Frame from a conceptual animation of 3C 120 created by COSMOVISION
Below: Sketch of the structure and locations of emission at different wavebands in a quasar/active galactic nucleus (AGN), created by A. Marscher. In the quasar case, the jet points almost toward us. In the AGN sketch, the jet is viewed at a wider angle, so it is more of a side view. The small dot at the center of the disk represents a supermassive black hole. The colors signify "frequency stratification" of the emission. The highest-frequency synchrotron emission requires the highest energy electrons, which are found only very close to the location where they were energized, since they lose energy rapidly by emitting radiation. The accretion disk (which extends above and below the black hole in the sketch) is hotter closer to the black hole, so its thermal emission peaks at higher frequencies closer to the black hole.
The Boston University Blazar Group maintains a vigorous research program that explores the nonthermal emission from the relativistic jets of blazars. For an introduction to quasars, blazars, and the group's research program, view Alan Marscher's presentation of January 29, 2002 (PDF format) at the Boston University Department of Physics colloquium. The research of the Blazar Group is funded by the National Science Foundation (see statement and disclaimer below) and NASA.
At a meeting in December 2005 at the University of Michigan, Alan Marscher opened the conference with a review talk on properties of the jets in active galactic nuclei that can be compared with microquasars (systems in our Galaxy containing a black hole and a star orbiting close to it that display jets and other phenomena similar to blazars) and gamma-ray bursts (thought to be caused by the birth of a black hole). You can download the slides from the talk in Mac PowerPoint or PDF format. A paper that appears in the proceedings of the conference, published in volume 856 of the American Institute of Physics conference series, can be downloaded in PDF format as well. At a conference in June 2006 in St. Petersburg, Russia, Marscher gave a talk on progress in our understanding of active galactic nuclei in Russian. This is also available in Mac PowerPoint or PDF format.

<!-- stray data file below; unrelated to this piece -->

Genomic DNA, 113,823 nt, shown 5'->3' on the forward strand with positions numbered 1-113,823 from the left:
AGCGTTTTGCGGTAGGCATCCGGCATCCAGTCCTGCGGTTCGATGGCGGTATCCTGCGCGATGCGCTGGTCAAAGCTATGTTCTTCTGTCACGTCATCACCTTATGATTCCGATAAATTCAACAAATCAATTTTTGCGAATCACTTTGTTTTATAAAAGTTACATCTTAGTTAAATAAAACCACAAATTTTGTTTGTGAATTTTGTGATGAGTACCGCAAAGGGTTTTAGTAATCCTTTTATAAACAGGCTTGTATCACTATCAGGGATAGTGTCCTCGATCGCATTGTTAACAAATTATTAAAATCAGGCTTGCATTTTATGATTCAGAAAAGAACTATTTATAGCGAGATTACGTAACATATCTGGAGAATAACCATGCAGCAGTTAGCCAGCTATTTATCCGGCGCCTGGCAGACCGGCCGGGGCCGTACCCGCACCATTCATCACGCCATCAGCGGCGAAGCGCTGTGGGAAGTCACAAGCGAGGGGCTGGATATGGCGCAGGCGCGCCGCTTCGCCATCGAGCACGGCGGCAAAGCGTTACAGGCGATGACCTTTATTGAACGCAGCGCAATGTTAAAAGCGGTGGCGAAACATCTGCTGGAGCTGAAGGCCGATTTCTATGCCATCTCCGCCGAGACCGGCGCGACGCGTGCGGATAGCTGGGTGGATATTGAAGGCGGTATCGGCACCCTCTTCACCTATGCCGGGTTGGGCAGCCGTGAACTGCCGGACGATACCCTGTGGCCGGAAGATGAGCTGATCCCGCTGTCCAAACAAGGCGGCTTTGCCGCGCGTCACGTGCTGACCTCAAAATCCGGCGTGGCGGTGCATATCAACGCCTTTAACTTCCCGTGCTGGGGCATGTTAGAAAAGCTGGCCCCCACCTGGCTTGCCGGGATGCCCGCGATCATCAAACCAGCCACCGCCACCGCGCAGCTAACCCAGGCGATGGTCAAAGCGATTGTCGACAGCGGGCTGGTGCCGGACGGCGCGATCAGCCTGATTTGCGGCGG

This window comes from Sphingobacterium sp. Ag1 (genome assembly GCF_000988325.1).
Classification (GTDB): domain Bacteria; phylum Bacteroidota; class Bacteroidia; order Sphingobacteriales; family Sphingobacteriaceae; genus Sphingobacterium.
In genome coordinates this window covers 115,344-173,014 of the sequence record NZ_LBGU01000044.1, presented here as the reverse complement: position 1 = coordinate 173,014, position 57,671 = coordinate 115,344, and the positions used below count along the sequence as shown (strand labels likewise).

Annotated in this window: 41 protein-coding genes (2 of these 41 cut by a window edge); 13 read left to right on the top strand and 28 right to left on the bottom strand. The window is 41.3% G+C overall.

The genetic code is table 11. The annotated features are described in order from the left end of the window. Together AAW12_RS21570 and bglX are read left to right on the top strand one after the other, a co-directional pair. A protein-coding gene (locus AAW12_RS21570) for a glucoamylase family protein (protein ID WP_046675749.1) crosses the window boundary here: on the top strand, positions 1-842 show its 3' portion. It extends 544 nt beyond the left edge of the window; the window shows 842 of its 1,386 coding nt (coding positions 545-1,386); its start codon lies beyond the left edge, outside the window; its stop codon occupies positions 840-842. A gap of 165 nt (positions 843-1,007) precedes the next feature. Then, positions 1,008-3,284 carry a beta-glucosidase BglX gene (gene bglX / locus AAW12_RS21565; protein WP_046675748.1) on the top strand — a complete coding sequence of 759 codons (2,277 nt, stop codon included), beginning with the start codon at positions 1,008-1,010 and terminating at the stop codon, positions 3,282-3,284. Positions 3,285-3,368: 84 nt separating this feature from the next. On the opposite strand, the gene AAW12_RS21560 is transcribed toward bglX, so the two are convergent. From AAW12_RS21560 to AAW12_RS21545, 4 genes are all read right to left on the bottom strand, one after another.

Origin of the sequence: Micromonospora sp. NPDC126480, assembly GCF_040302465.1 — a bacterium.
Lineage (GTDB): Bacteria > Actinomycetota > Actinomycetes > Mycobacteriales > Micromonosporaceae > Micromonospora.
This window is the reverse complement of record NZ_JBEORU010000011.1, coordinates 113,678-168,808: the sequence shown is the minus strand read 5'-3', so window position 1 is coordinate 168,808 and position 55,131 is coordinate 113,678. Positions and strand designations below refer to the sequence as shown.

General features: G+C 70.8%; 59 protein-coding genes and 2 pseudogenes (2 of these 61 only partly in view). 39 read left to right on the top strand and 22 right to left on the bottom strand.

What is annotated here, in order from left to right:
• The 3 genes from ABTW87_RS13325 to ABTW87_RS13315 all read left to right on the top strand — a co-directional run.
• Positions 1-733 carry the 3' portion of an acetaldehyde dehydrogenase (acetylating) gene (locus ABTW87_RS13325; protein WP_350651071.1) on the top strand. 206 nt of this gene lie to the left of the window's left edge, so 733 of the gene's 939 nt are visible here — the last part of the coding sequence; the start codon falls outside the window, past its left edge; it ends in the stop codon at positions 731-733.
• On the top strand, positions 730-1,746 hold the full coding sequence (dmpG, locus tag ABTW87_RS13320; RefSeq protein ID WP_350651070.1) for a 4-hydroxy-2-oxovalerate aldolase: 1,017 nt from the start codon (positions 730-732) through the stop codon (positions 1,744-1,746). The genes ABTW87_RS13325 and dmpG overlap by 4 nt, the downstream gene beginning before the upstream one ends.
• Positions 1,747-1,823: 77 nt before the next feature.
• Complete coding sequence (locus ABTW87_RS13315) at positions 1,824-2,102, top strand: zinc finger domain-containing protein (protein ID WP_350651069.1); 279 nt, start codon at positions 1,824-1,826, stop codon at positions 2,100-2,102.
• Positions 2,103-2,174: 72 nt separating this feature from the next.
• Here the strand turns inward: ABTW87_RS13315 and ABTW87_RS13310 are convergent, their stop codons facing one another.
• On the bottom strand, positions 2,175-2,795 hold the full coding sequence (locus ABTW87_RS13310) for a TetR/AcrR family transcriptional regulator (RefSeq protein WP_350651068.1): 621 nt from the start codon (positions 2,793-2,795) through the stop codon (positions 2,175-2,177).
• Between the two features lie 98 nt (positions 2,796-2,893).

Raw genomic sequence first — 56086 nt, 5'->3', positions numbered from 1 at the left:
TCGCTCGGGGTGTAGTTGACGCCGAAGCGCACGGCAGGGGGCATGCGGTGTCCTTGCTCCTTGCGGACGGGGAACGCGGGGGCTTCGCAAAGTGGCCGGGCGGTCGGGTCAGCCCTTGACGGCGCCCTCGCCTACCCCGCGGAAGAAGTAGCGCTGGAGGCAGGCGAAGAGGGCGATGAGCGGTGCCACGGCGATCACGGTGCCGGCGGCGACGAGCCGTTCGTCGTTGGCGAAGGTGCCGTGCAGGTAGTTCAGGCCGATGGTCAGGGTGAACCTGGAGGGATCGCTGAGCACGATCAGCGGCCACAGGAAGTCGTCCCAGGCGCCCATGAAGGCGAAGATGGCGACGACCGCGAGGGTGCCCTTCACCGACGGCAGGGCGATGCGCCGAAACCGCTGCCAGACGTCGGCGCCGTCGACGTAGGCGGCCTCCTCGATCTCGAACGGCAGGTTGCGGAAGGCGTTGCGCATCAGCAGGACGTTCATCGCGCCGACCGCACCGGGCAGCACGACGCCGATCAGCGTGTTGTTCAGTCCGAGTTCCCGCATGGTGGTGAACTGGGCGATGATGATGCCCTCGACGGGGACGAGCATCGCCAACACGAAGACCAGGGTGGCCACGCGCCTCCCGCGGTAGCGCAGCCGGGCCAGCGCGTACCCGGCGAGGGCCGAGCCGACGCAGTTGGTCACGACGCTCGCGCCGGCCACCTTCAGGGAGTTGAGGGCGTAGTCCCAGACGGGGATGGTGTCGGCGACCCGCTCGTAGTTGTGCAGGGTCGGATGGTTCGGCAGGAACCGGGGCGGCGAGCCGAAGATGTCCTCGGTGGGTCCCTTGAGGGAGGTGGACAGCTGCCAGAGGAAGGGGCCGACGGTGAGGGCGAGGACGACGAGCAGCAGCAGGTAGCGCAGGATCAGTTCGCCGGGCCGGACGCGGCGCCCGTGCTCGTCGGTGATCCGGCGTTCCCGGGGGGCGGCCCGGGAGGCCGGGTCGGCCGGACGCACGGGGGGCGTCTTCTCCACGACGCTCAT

Note: All images, movies, and figures presented here are copyrighted by Alan Marscher, Svetlana Jorstad, et al., Jose Luis Gomez et al., or Wolfgang Steffen (the animations of 3C 120 by COSMOVISION). Any use of these images (other than viewing) requires written permission by the authors. Send such requests to Alan Marscher except for the COSMOVISION images and movies, for which the contact is Wolfgang Steffen.
Multifrequency Observations of Blazars
Theoretical Models for Multifrequency Variability
of the Nonthermal Emission in Relativistic Jets
Publications of the BU Blazar Group
This material is based upon work supported in part by the National Science Foundation under grant numbers AST-980294, AST-0098579, and AST-0406865. Any opinions, findings, conclusions, or recommendations expressed in this material are those of the authors and do not necessarily relect the views of the NSF. The research is also supported by a number of grants from NASA. In addition, the NSF and NASA fund and supervise the operation of many of the telescopes involved in the observations.
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Go to the personal web pages of: Alan Marscher ---- Svetlana Jorstad ---- Nicholas MacDonald